This year, to mark le quatorze julliet, trade in your bonnet phrygien for a brioche and revisit the place where France started and ended it all, Versailles.
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THE PALACE OF VERSAILLES was conceived by Louis XIV and designed by Le Vau, Mansart, Le Nôtre, Le Brun, Boulle, Coysevox and Francine for the staging of the magnificence of the royal self and the power of the state, both parts being played convincingly by the king.
Today, however, Versailles is one of those monuments, like Pompeii and the Tower of London, that one visits unenthusiastically and infrequently. The palace was stripped of its furniture, fixtures, appurtenances by the cash-starved revolutionary government(s) and only a small percentage has been restored and refitted for public viewing. The palace’s disappointing ratio of gloire to square foot manifests itself in herds of sightseers trudging for hours through endless corridors and empty salons en filade. The gardens and grounds seem dusty and desolate and by the time one gets to the end of the grande perspective and realizes one has to walk all the way back, anti-monarchical feelings have set in. The stupidly-big, boring palace is not impressive–it represents a decadent culture’s scandalous misappropriation of resources in support of a risible political system, and the guillotine the fastest solution to a bad idea on a baroque scale.
Versailles is a drag because the monument is being used today in ways that would have seemed irrational and perverse in the 17th century. No one would in Louis’ time would have walked the great distances of the entire complex and grounds at one go, guided by no business or personal purpose and no one be there at all if there was no royal self in residence to stage its magnificence. Like Stonehenge or the Pyramids of Giza, Versailles without the absolutist monarchy is a monument without a raison d’être, and, barring unlikely Bourbon restorations, visiting will always seem like going to a restaurant with long lines, insufficient seating and no food.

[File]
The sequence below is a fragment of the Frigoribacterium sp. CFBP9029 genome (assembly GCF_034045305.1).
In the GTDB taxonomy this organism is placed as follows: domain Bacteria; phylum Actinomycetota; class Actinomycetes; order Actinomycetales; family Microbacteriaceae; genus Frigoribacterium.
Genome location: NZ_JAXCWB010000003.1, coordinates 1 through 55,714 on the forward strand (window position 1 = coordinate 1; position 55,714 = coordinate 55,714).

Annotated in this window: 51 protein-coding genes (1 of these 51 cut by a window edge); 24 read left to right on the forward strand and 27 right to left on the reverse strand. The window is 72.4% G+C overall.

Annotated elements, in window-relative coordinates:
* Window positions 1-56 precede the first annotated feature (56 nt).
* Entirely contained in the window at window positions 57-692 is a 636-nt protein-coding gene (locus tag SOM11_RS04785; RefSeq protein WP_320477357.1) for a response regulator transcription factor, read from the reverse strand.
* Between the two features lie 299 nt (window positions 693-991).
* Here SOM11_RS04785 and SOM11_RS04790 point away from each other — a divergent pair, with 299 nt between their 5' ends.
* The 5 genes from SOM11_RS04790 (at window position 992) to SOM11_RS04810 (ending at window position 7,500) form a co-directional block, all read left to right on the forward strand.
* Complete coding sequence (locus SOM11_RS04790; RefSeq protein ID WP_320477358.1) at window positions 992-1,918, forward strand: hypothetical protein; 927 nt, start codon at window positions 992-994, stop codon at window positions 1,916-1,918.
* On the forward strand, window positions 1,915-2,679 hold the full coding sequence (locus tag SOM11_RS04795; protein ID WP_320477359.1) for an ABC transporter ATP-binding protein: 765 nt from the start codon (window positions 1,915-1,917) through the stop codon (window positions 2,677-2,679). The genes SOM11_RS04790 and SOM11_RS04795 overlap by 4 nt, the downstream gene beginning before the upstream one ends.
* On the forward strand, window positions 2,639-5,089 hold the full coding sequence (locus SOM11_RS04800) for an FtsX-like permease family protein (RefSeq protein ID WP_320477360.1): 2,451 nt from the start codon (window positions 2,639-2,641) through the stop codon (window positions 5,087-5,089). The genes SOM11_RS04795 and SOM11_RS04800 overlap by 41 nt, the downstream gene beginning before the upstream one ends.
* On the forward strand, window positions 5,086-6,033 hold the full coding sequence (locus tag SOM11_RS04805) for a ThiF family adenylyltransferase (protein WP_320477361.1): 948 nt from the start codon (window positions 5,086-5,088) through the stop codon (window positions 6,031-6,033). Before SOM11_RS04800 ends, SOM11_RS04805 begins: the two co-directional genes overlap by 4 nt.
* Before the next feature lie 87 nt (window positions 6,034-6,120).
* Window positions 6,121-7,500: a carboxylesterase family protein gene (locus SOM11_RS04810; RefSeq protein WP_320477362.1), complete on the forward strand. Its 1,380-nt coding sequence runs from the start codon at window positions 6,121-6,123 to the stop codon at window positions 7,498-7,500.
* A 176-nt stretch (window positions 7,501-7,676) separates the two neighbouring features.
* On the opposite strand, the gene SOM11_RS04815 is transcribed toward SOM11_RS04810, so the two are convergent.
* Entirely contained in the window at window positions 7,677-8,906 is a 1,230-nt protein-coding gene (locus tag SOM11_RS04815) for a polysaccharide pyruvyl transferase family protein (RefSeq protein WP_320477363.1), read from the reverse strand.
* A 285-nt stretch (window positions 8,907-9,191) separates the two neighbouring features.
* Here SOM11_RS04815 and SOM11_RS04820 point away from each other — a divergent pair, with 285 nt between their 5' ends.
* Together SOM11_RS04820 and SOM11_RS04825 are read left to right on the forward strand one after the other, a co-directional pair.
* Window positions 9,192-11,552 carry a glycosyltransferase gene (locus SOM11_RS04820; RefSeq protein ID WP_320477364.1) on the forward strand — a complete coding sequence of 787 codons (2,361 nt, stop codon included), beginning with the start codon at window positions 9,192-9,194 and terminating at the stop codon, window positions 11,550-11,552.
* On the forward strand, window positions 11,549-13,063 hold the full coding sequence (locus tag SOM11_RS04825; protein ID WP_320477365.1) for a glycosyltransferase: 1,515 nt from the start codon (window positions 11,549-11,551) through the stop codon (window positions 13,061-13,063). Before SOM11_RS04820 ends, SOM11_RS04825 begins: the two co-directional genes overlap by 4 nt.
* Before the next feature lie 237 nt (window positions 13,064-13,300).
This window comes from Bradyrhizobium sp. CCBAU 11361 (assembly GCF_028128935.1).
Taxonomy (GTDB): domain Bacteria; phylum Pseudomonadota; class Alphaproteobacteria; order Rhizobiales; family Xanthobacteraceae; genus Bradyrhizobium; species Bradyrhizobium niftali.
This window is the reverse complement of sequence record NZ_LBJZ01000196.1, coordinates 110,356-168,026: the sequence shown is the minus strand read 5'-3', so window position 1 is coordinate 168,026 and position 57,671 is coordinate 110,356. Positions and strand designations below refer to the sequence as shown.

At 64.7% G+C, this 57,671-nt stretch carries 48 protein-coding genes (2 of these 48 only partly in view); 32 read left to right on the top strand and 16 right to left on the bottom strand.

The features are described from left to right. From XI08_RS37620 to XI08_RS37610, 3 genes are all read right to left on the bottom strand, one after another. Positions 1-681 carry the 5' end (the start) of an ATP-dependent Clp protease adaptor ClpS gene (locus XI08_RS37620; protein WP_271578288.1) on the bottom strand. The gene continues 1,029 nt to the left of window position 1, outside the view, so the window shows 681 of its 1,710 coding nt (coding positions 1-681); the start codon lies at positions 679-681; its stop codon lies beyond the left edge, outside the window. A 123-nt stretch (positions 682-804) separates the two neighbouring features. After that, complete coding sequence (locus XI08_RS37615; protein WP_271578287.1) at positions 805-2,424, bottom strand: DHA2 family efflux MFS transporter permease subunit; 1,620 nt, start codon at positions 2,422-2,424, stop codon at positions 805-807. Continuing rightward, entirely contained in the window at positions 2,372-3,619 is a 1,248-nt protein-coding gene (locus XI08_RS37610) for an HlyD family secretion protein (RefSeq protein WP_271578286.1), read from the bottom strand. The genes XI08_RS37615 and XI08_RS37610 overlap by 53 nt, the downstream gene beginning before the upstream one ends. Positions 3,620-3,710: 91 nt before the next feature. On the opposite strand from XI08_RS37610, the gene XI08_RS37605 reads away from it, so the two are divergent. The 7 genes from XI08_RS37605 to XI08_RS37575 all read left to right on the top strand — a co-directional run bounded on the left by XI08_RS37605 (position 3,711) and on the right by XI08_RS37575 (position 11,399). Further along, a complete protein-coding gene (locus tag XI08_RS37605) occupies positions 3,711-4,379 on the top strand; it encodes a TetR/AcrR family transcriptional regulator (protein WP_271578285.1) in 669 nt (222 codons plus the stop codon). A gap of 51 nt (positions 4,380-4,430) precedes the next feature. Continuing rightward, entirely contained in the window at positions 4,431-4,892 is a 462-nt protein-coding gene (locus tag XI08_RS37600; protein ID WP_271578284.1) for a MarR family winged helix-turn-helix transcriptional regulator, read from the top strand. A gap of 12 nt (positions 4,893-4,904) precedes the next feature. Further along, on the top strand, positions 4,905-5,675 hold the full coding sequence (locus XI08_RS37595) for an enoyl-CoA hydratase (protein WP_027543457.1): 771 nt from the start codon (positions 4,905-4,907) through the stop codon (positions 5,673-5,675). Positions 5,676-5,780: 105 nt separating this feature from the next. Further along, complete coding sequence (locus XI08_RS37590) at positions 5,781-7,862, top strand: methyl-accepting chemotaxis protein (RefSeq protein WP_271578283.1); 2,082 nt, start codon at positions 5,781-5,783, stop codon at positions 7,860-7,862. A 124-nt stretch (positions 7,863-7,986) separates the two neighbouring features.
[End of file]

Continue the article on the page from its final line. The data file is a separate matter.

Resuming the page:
That said, in the last third of the 17th century, when Louis’s many complex plans and projects for Versailles were nearing completion, the experience of the architecture, gardens, waterworks, candle-light illuminations, and spectacles, including fireworks and staged sea battles, must have been staggering and magical. The palace and grounds provided not only grand settings for formal events, but also provided more casual and intimate, but no less thoughtfully-designed and luxuriously-appointed, localités–one’s favorite retreats, rendez-vous points, corners, and views, the appeals and attractions of which varied throughout the course of the day and year.
These images are meant to restore desirability to Versailles, to give a sense what made the place the envy of Europe. That journey must take place in the imagination because Versailles no longer exists even though it is still there.
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APPENDIX: ALL THE KING’S MEN
Charles-André Boulle, Ébeniste du Roi (1642-1732)
Antoine Coysevox, Sculpteur du Roi (1640-1720)
François Francine, Intendant des Eaux et Fontaines du Roi (1661-1688)
François Girardon, Premier Sculpteur du Roi (1628 -1715)
Charles LeBrun, Premier Peintre du Roi (1619-1690)
André LeNôtre, Contrôleur Général des Jardins du Roi (1613-1700)
Louis LeVau, Premier Architecte du Roi (1612-1670)
Jules Hardouin-Mansart, Premier Architecte et Surintendant des Bâtiments du Roi (1646-1708)
Hyacinthe Rigaud, Peintre du Roi (1659-1743)